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back to index backASIAtalk November,  2016


Asia: Pivot Required

Beyond a rapidly changing macro outlook, the tools required to be a successful investor in Asia are changing too. As such, we think that investors may need to pivot,” adopting a new, updated approach that might require different skills than what worked in the past. Key to our thinking is that traditional consumer penetration stories are now losing growth momentum, despite full valuation in many instances. By comparison, after five years of no corporate earnings growth across Asia, many large, diversified — and underperforming in many instances — companies are ready to rethink their footprints and strategies.

This change in corporate mindset in key markets such as Japan, India, and Korea represents a new and substantial opportunity, in our view. There is also a burgeoning opportunity for leading Asian corporations that are looking to expand abroad against the backdrop of a slower Chinese economy. Finally, with GDP-per-capita still growing at high single digits or better across China, India, and Indonesia, we think that demand for value-added services, including food safety, healthcare services, and media still could have meaningful upside.

I recently joined my colleague Frances Lim, who leads the KKR Global Macro and Asset Allocation effort in Asia, on a whirlwind tour of the region. We visited a variety of cities and met with a variety of folks across both the private and public sector in an attempt to refresh our top-down view of Asia. To state the obvious, there is certainly no one” Asia, as the region includes both large developed markets like Japan, Korea, and Australia as well as large emerging economies such as India, China, and Indonesia.

Without question, our ability to compare and contrast multiple economies across Asia provided us with what we believe are an array of important macro insights. See below for more details, but our key conclusions are as follows:

• EM Equities, including Asia, may be finally bottoming relative to DM Equities after 72 months

• Larger consumer economies across EM, Indonesia in particular, are likely to see expanded valuations in the near term

• But right now in Asia, including both EM and DM markets, we are most inclined to sell simplicity, and buy complexity

• While we remain constructive on the long-term outlook for Asia, we actually concluded our trip with the somewhat surprising view that some of the most actionable near-term opportunities in the region may not actually be domiciled in Asia

• We favor Indian Credit over Equities in a solid Prime Minister Narendra Modi-driven macro environment

• Regional risks include valuations in China’s private TMT sector as well as overreach concerns surrounding the Bank of Japan

Overall, we finished our trip with increased conviction that both public and private equity are poised to do well during the next three to five years. However, the opportunity set is definitely shifting; said differently, the skill set now required to generate investment success, particularly in the private markets in Asia, will be quite different than during the last cycle. It will require a more global focus, more operational expertise, and more local industry knowledge.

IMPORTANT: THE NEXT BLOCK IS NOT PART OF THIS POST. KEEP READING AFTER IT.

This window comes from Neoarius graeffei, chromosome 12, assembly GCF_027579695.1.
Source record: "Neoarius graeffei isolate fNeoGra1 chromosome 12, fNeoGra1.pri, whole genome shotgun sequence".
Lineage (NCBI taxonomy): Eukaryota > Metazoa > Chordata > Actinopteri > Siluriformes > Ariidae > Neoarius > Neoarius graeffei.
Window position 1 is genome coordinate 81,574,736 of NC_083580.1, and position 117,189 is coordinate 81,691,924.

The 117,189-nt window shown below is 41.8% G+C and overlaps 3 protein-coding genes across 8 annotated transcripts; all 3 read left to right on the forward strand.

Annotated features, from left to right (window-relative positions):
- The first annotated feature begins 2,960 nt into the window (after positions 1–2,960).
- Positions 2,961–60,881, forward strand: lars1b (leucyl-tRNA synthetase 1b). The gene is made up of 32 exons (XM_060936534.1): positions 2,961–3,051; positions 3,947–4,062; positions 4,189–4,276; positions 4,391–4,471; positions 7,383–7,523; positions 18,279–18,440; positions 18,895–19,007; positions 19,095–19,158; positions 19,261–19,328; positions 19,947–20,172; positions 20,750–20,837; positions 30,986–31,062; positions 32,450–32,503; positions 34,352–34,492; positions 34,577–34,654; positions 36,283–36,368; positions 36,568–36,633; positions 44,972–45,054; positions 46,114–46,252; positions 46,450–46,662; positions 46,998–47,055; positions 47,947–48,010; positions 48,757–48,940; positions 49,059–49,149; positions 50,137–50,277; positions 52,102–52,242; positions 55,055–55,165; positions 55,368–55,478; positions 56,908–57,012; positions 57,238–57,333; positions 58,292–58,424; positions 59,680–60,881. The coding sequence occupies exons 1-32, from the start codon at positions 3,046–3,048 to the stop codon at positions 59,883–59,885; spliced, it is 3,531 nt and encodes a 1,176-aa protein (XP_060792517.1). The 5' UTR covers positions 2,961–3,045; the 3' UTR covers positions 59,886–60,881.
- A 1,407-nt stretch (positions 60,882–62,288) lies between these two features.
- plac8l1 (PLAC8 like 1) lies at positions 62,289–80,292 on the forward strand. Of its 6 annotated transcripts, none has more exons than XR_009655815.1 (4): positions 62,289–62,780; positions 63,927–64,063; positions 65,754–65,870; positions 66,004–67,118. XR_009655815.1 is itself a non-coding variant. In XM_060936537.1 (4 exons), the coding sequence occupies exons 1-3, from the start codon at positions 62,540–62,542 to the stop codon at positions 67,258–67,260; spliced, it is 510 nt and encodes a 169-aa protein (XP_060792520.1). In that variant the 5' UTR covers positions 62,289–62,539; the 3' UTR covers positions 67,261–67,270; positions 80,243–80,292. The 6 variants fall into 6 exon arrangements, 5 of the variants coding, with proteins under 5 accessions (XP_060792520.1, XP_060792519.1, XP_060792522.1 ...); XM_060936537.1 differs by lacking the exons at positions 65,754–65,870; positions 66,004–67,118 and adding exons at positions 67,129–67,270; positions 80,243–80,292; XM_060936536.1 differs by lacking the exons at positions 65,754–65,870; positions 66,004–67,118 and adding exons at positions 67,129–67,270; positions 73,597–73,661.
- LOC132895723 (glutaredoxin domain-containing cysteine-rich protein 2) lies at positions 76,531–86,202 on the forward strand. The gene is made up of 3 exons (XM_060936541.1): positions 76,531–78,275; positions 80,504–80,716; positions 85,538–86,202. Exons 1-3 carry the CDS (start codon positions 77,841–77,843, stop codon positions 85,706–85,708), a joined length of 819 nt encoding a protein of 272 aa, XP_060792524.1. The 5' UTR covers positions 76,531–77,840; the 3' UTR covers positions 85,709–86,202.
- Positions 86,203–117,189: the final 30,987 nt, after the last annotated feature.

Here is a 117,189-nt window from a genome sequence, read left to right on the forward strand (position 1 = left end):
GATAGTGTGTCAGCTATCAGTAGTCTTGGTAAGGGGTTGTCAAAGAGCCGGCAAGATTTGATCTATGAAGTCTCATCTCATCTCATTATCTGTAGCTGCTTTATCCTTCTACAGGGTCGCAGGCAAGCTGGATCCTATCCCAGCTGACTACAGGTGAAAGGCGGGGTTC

In terms of fixed income opportunities, we think that performing credit is likely to outperform non-performing credit in certain parts of Asia during the next one to three years. This viewpoint on credit represents a material change in our outlook. Key to our thinking is that — while the opportunity set is still substantial in the non-performing side — many governments are still dragging their feet on forcing bad loans off banks’ balance sheets and into the hands of qualified risk evaluators, including foreign investors.

By comparison, because banks are not disposing of their non-performing loans (NPLs), they are not in a great position to provide the capital required to meet the rising GDP-per-capita stories that we have been championing for several years. As such, with the economic backdrop for EM bottoming, and demand for credit now exceeding supply, we see demand for private capital by promoters and entrepreneurs solidly increasing.

Looking at the big picture, we feel that the most important take-away from our trip is that the emerging markets as an asset class have bottomed on a relative basis, something that we have not previously indicated during our tenure at KKR. EM certainly can’t detach from DM in absolute terms if there is a major slowdown, but the macro backdrop in EM is now more favorable than it has been since the turn of the century. Indeed, real rates are higher at a time when the economic cycle appears to be stabilizing, earnings have troughed, and allocations to the asset class remain modest. To this end, we think that investors should be selectively allocating more financial and human resources to uncovering opportunities in both the equity and fixed income sides of this asset class during the next three to five years.

Section II: Details

EM Equities may be finally bottoming. After 72 months of underperformance (Exhibit 1), our base case is now that EM is in the process of bottoming. We see several factors at work. For starters, we believe that the influence of local currency trends is going from being a major negative to a modest positive. This viewpoint is significant, as currency headwinds have adversely impacted EM returns by nearly 600 basis points per year each of the last five years. One can see this in Exhibit 2. Importantly, the currency headwind was coming on top of what was an extreme period of lackluster results even for local investors (Exhibits 1 and 2).

To read entire article, please click here.

Source: KKR Global Perspectives
- GAI




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